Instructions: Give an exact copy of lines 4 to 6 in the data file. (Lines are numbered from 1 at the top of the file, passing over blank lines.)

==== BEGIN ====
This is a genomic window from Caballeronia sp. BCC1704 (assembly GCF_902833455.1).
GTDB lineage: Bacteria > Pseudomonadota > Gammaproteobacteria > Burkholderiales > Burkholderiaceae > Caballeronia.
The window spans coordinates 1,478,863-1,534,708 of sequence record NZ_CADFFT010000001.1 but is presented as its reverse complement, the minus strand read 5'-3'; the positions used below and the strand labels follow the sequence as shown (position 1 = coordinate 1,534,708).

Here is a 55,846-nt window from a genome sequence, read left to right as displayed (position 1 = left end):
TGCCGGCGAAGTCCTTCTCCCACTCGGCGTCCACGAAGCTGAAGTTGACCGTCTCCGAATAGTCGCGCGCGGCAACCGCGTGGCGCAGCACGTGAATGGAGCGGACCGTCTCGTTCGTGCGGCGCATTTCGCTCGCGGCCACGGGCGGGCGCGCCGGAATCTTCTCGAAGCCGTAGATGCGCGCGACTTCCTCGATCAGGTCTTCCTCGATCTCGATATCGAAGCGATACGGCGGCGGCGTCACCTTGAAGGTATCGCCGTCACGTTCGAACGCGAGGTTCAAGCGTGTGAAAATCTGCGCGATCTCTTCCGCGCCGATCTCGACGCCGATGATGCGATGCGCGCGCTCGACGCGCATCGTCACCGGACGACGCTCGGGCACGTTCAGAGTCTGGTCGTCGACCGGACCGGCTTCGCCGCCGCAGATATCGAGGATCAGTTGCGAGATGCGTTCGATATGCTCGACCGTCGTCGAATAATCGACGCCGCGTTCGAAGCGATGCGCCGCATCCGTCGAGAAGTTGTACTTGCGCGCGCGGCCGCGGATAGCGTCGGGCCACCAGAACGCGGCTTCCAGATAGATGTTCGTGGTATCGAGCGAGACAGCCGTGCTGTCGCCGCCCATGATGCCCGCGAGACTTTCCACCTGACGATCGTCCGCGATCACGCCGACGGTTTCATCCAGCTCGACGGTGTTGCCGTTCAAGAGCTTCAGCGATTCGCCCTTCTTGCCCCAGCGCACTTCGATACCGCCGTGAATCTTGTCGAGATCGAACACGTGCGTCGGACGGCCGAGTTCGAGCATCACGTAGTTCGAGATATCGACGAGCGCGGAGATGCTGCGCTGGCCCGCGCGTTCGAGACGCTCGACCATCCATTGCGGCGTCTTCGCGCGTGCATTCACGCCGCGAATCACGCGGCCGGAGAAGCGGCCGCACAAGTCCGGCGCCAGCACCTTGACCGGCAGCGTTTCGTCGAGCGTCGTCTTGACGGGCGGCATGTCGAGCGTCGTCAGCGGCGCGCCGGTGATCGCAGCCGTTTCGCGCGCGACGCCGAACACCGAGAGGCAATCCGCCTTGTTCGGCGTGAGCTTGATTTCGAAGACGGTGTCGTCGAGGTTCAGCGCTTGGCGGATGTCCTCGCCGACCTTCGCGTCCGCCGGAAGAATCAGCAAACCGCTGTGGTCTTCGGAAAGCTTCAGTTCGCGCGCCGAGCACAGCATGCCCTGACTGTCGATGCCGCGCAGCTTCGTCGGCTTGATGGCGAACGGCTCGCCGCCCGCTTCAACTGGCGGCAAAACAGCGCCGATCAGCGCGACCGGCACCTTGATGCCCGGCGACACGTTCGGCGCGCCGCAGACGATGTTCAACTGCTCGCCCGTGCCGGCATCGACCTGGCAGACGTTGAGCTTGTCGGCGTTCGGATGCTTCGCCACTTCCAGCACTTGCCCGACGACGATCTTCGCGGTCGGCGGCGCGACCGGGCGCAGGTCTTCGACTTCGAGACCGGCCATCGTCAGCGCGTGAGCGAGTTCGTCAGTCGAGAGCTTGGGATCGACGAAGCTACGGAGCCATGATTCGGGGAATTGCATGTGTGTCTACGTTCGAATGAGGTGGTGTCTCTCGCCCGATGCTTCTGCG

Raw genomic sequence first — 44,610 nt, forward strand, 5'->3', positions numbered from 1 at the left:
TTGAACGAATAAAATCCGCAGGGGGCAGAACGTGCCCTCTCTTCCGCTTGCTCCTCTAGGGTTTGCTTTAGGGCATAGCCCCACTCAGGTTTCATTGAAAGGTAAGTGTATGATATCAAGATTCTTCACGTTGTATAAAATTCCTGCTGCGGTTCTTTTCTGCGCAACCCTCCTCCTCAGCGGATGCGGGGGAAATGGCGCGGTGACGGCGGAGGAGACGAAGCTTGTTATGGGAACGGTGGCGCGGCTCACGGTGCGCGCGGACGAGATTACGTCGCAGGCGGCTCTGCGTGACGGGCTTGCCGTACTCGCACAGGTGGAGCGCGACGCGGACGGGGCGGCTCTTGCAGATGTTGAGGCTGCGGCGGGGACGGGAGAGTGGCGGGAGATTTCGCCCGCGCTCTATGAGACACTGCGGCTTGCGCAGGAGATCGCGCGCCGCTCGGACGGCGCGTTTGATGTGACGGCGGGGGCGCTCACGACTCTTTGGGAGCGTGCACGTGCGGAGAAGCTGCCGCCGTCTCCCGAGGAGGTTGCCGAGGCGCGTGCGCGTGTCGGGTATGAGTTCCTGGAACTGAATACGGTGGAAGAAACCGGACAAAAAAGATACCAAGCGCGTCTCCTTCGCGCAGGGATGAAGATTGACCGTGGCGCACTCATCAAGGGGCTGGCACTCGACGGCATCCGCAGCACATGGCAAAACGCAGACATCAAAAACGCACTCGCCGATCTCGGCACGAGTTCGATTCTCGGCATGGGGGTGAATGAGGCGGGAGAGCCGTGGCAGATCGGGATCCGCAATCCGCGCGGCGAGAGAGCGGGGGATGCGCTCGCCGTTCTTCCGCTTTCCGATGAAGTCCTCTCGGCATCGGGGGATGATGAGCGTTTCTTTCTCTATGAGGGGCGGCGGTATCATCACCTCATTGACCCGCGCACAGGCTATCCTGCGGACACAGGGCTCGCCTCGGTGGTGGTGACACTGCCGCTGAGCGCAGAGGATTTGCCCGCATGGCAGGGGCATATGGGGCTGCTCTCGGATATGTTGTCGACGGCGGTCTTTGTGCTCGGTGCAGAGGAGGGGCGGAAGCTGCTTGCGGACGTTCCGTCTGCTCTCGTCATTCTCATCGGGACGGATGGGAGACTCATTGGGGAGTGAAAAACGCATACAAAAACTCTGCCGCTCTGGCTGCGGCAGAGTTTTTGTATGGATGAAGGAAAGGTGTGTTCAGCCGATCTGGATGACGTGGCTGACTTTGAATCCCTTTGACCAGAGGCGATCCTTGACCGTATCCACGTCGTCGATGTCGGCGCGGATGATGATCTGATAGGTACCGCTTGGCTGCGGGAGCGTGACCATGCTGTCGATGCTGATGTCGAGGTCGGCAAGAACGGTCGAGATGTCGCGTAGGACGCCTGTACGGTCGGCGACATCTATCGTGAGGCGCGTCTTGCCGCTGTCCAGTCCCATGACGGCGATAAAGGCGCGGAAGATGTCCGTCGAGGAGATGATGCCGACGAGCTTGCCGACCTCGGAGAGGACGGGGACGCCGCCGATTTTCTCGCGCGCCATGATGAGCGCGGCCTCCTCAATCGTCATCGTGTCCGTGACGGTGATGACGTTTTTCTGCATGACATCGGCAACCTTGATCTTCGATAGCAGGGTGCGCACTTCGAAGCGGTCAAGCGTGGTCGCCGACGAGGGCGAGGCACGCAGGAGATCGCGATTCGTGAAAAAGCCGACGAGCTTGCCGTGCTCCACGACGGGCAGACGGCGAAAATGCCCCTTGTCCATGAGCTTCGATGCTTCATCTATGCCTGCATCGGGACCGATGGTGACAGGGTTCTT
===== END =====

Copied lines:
Here is a 55,846-nt window from a genome sequence, read left to right as displayed (position 1 = left end):
TGCCGGCGAAGTCCTTCTCCCACTCGGCGTCCACGAAGCTGAAGTTGACCGTCTCCGAATAGTCGCGCGCGGCAACCGCGTGGCGCAGCACGTGAATGGAGCGGACCGTCTCGTTCGTGCGGCGCATTTCGCTCGCGGCCACGGGCGGGCGCGCCGGAATCTTCTCGAAGCCGTAGATGCGCGCGACTTCCTCGATCAGGTCTTCCTCGATCTCGATATCGAAGCGATACGGCGGCGGCGTCACCTTGAAGGTATCGCCGTCACGTTCGAACGCGAGGTTCAAGCGTGTGAAAATCTGCGCGATCTCTTCCGCGCCGATCTCGACGCCGATGATGCGATGCGCGCGCTCGACGCGCATCGTCACCGGACGACGCTCGGGCACGTTCAGAGTCTGGTCGTCGACCGGACCGGCTTCGCCGCCGCAGATATCGAGGATCAGTTGCGAGATGCGTTCGATATGCTCGACCGTCGTCGAATAATCGACGCCGCGTTCGAAGCGATGCGCCGCATCCGTCGAGAAGTTGTACTTGCGCGCGCGGCCGCGGATAGCGTCGGGCCACCAGAACGCGGCTTCCAGATAGATGTTCGTGGTATCGAGCGAGACAGCCGTGCTGTCGCCGCCCATGATGCCCGCGAGACTTTCCACCTGACGATCGTCCGCGATCACGCCGACGGTTTCATCCAGCTCGACGGTGTTGCCGTTCAAGAGCTTCAGCGATTCGCCCTTCTTGCCCCAGCGCACTTCGATACCGCCGTGAATCTTGTCGAGATCGAACACGTGCGTCGGACGGCCGAGTTCGAGCATCACGTAGTTCGAGATATCGACGAGCGCGGAGATGCTGCGCTGGCCCGCGCGTTCGAGACGCTCGACCATCCATTGCGGCGTCTTCGCGCGTGCATTCACGCCGCGAATCACGCGGCCGGAGAAGCGGCCGCACAAGTCCGGCGCCAGCACCTTGACCGGCAGCGTTTCGTCGAGCGTCGTCTTGACGGGCGGCATGTCGAGCGTCGTCAGCGGCGCGCCGGTGATCGCAGCCGTTTCGCGCGCGACGCCGAACACCGAGAGGCAATCCGCCTTGTTCGGCGTGAGCTTGATTTCGAAGACGGTGTCGTCGAGGTTCAGCGCTTGGCGGATGTCCTCGCCGACCTTCGCGTCCGCCGGAAGAATCAGCAAACCGCTGTGGTCTTCGGAAAGCTTCAGTTCGCGCGCCGAGCACAGCATGCCCTGACTGTCGATGCCGCGCAGCTTCGTCGGCTTGATGGCGAACGGCTCGCCGCCCGCTTCAACTGGCGGCAAAACAGCGCCGATCAGCGCGACCGGCACCTTGATGCCCGGCGACACGTTCGGCGCGCCGCAGACGATGTTCAACTGCTCGCCCGTGCCGGCATCGACCTGGCAGACGTTGAGCTTGTCGGCGTTCGGATGCTTCGCCACTTCCAGCACTTGCCCGACGACGATCTTCGCGGTCGGCGGCGCGACCGGGCGCAGGTCTTCGACTTCGAGACCGGCCATCGTCAGCGCGTGAGCGAGTTCGTCAGTCGAGAGCTTGGGATCGACGAAGCTACGGAGCCATGATTCGGGGAATTGCATGTGTGTCTACGTTCGAATGAGGTGGTGTCTCTCGCCCGATGCTTCTGCG

Raw genomic sequence first — 44,610 nt, forward strand, 5'->3', positions numbered from 1 at the left: